What do I mean by class? Well, the below image from this article (which I would highly recommend!) provides a pretty good sketch:
Class isn’t the same thing as money, but perception of money is an important part of class.
This is important for a very simple reason: it determines what people do. We spend a huge chunk of our lives on money-acquiring activity (your “career”), and for most people, this is driven by unconscious stuff (your perception of money, your class-tinted glasses, etc.) that is both a result of and creates further path dependence.
Two quick examples:
“Money from your laptop while you sit by the beach”
When I lived in Thailand, there were a lot of digital nomads trying to make a living online. (This was the mid-2010s, before everyone was making a living online.) In these circles, a business generating $2,000 – $3,000 USD per month was considered “pretty good”. This isn’t very much money in North America or Europe, but in Thailand it can go pretty far, and was seen as something worth aiming for. So these people spent their time and energy trying to build businesses that could plausibly make $2,000 – $3,000 USD per month.
“His mom knows all the biggest real estate developers in the city”
I once dated a girl who had a lot of friends from wealthy families. I went to a Christmas party with her and met some people she knew in the context of being a founder. In conversation it became pretty clear that most of these people wouldn’t even consider starting a business that couldn’t exit for at least tens of millions of dollars. So that is what they spent their time and energy trying to do.
These groups seem different, but the mechanisms underlying their decision-making are the same. Their aspirations with regards to money, and accordingly, how they spend most of their time, are the result of circumstances, and the connection between these two things is opaque to them.
It’s like this for most people, but does it have to be? Ideally, you’re the one deciding which glasses you wear.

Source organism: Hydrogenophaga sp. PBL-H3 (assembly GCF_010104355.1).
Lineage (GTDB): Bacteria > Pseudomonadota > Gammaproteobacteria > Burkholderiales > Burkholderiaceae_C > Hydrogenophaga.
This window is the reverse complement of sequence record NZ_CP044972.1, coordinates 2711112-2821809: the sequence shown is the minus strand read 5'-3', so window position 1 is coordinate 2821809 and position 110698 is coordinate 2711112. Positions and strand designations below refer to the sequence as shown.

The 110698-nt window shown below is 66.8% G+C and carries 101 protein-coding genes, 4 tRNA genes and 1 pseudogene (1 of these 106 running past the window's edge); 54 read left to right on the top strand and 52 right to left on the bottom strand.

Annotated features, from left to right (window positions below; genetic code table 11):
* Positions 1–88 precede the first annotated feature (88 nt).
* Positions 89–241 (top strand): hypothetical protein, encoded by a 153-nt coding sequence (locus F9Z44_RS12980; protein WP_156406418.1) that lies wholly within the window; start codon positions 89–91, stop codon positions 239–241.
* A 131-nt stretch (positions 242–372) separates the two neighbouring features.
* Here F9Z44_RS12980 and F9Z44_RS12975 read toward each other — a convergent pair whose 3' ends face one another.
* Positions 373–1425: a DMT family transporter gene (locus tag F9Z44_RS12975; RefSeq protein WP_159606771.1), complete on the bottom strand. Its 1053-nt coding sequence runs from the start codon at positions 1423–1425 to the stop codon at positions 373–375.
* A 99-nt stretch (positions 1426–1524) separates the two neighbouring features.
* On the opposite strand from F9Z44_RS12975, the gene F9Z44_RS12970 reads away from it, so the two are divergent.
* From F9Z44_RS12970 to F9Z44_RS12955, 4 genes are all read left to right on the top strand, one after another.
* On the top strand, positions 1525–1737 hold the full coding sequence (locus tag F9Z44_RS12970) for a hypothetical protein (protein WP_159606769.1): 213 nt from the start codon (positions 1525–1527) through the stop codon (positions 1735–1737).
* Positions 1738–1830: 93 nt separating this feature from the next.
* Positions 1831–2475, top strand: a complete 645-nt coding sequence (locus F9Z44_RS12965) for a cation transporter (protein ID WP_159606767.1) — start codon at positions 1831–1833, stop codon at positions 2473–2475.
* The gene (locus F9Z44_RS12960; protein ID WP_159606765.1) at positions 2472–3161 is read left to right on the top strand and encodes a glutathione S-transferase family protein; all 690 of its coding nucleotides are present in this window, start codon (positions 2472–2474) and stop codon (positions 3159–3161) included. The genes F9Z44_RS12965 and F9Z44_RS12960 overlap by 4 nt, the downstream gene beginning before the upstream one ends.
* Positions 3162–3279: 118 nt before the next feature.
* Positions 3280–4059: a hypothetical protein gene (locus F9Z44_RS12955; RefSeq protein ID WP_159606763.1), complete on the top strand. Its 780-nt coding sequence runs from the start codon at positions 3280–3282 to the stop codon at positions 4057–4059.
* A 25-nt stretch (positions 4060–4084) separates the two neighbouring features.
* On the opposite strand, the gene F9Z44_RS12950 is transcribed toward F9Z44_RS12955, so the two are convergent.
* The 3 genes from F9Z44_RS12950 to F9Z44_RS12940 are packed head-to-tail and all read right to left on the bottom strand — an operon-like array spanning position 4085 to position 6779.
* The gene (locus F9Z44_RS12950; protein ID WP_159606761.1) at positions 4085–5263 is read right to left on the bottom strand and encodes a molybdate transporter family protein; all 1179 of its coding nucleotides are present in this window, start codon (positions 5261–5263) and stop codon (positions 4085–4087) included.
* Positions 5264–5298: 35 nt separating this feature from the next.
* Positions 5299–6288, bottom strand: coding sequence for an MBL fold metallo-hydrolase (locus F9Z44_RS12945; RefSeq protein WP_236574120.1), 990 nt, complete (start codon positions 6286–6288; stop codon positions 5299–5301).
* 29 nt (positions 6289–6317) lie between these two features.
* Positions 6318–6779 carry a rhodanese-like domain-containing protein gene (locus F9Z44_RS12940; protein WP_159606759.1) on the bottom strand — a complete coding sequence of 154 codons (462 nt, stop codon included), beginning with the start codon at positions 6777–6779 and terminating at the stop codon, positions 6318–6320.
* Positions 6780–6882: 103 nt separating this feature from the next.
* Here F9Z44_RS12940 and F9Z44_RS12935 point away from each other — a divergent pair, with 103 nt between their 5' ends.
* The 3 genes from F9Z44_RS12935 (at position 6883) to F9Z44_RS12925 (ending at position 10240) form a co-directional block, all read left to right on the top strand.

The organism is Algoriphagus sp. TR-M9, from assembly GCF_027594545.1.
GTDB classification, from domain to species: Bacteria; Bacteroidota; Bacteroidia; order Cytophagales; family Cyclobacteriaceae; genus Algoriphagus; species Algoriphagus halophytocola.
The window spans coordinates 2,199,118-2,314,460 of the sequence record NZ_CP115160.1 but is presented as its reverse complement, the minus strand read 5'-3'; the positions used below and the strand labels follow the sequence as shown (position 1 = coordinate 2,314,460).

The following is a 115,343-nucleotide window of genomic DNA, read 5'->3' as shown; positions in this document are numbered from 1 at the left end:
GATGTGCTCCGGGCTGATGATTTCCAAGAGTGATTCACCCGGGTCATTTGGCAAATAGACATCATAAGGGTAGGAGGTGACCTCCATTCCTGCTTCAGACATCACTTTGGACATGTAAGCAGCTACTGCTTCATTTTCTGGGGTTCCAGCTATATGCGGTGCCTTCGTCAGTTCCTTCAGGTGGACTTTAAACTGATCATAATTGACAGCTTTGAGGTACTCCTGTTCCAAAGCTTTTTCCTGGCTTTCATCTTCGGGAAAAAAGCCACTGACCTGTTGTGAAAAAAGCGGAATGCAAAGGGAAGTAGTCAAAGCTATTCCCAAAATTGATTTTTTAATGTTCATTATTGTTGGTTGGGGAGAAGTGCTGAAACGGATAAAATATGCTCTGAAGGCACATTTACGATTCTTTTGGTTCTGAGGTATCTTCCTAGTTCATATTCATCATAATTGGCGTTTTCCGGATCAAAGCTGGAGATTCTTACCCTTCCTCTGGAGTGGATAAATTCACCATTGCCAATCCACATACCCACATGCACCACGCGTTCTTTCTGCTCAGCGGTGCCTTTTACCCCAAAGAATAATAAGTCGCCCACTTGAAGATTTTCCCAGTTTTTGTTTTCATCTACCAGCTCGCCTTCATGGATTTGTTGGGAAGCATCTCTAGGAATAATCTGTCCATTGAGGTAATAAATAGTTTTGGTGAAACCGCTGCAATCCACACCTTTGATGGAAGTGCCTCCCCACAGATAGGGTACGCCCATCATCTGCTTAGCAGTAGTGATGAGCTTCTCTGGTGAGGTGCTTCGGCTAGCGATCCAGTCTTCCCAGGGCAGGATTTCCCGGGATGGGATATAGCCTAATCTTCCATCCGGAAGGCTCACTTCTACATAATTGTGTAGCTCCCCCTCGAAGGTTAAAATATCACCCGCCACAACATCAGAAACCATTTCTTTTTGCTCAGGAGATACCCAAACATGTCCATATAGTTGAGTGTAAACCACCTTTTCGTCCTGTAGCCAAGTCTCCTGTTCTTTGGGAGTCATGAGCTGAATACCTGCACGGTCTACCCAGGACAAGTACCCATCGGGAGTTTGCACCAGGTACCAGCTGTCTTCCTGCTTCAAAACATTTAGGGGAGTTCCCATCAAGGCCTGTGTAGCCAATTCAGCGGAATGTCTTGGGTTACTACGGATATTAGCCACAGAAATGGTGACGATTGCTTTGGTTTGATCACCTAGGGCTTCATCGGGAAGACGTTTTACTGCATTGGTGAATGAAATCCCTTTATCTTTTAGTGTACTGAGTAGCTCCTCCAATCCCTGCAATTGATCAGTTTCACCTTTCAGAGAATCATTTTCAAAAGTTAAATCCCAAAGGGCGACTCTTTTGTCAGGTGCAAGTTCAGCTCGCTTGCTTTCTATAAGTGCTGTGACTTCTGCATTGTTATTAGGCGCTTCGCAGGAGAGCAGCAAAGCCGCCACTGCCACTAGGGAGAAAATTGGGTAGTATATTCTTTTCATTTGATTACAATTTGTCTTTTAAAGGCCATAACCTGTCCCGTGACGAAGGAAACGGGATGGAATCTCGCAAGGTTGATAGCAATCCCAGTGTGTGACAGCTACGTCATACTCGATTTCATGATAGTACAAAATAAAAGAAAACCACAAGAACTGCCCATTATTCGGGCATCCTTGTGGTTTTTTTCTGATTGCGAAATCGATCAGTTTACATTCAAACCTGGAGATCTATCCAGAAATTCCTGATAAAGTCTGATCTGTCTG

The only thing to do here, as far as I can tell, is the original psychoanalytic project of making the unconscious conscious.
What is your own relationship to the objective-subjective nature of money? What seems reasonable or unreasonable, attainable or unattainable, too little, too much, or just enough? For yourself and for other people. I think it’s good to ask ourselves these questions.
Parts work can also be good for this too. Psychedelics and meditation are probably indirectly good for it, as they seem to be for any inward-looking development project.
In lieu of more concrete takeaways, I would also just like you to appreciate the strangeness here, and the different parts of our lives (most, if not all) that it impacts. I had fun riffing on this, I hope you had fun reading it.
Until next time,
You are probably aware that we are in a giant crypto bull market. If you’re not, you may be missing out on quite a bit of money. Here are some resources you may find helpful for navigating the space.
🤑 Cryptocurrency Learning & Resources (F&F article)
An introductory post I wrote in 2018, that is (surprisingly, considering how fast crypto moves) still relevant. This serves as a good general overview and introduction to the space.
DeFi (decentralized finance) has been a bubble within a bubble during this crypto bull run. The concept of recreating the financial system in a decentralized way is pretty fascinating.
Excellent explainer videos for all things DeFi
A nice writeup on LessWrong about different aspects of DeFi
This is where I’m doing most of my buying and selling of computer coins these days. The UI is very good (trading with leverage on Binance, for example and by comparison, is highly nonintuitive). If you’re signing up, you can use my affiliate link for discounted fees.